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11.10. Reading and Writing Hash Records to Text Files

11.10.2. Solution

Use a simple file format with one field per line:

FieldName: Value

and separate records with blank lines.

11.10.3. Discussion

If you have an array of records that you'd like to store into and retrieve from a text file, you can use a simple format based on mail headers. The format's simplicity requires that the keys have neither colons nor newlines, and the values not have newlines.

This code writes them out:

foreach $record (@Array_of_Records) {
    for $key (sort keys %$record) {
        print "$key: $record->{$key}\n";
    print "\n";

Reading them in is easy, too.

$/ = "";                # paragraph read mode
while (<>) {
    my @fields = split /^([^:]+):\s*/m;
    shift @fields;      # for leading null field
    push(@Array_of_Records, { map /(.*)/, @fields });

The split acts upon $_, its default second argument, which contains a full paragraph. The pattern looks for start of line (not just start of record, thanks to the /m) followed by one or more non-colons, followed by a colon and optional whitespace. When split's pattern contains parentheses, these are returned along with the values. The return values placed in @fields are in key-value order, with a leading null field we shift off. The braces in the call to push produce a reference to a new anonymous hash, which we copy @fields into. Since that array was stored in order of the needed key-value pairing, this makes for well-ordered hash contents.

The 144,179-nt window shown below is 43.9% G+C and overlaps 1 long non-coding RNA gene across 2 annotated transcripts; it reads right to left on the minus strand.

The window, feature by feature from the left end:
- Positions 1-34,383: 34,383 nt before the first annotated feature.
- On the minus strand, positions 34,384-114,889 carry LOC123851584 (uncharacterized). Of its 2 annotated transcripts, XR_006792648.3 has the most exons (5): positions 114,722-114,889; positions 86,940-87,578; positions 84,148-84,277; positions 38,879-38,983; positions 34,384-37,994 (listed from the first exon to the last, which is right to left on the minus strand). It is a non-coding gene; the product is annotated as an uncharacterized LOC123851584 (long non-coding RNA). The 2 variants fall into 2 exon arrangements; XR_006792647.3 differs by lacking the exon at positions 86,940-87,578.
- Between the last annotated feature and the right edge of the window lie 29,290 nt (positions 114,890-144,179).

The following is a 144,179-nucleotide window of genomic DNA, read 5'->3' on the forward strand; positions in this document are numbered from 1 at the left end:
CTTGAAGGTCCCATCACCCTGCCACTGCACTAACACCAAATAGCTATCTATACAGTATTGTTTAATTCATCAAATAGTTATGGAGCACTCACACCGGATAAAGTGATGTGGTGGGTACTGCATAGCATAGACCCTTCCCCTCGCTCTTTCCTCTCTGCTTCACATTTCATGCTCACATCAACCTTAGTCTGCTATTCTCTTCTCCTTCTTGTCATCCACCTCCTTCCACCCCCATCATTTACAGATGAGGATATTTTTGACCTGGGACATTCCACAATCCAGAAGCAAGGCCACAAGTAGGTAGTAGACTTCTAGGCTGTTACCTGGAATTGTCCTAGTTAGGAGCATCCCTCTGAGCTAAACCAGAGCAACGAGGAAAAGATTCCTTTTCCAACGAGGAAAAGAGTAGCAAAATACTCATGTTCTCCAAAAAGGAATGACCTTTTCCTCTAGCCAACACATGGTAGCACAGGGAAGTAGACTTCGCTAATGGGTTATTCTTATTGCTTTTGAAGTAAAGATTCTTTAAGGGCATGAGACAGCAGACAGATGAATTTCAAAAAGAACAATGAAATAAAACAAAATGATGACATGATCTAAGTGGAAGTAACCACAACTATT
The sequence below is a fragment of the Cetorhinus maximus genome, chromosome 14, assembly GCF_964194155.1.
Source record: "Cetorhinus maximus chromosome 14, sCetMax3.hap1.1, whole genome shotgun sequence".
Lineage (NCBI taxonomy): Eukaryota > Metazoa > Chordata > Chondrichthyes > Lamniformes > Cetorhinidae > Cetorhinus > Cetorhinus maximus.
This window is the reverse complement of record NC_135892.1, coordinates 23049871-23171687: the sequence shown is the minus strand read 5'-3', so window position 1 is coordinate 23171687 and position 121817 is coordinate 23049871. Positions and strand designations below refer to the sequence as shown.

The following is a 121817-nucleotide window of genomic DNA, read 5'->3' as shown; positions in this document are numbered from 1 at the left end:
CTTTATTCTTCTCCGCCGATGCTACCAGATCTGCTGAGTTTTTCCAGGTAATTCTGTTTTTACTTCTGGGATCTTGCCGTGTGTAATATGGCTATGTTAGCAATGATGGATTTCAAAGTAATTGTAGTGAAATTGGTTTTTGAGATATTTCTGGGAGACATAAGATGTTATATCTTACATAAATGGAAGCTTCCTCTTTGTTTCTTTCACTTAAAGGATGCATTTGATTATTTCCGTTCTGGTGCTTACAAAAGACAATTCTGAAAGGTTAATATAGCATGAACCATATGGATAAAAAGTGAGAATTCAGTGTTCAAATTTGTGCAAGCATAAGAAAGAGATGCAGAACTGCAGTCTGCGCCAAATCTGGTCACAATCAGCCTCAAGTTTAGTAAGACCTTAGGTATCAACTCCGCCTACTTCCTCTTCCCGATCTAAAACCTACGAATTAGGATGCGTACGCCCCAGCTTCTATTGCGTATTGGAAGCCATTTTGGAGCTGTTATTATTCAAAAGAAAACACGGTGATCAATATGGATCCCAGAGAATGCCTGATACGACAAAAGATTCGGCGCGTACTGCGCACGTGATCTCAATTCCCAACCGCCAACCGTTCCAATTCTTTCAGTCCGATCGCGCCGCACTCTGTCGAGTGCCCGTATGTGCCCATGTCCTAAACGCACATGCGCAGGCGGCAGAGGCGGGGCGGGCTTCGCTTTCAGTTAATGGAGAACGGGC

All you're doing is reading and writing a plain text file, so you can use related recipes for additional components. You could use Recipe 7.18 to ensure that you have clean, concurrent access; Recipe 1.18 to store colons and newlines in keys and values; and Recipe 11.3 to store more complex structures.

If you are willing to sacrifice the elegance of a plain textfile for a quick, random-access database of records, use a DBM file, as described in Recipe 11.14.

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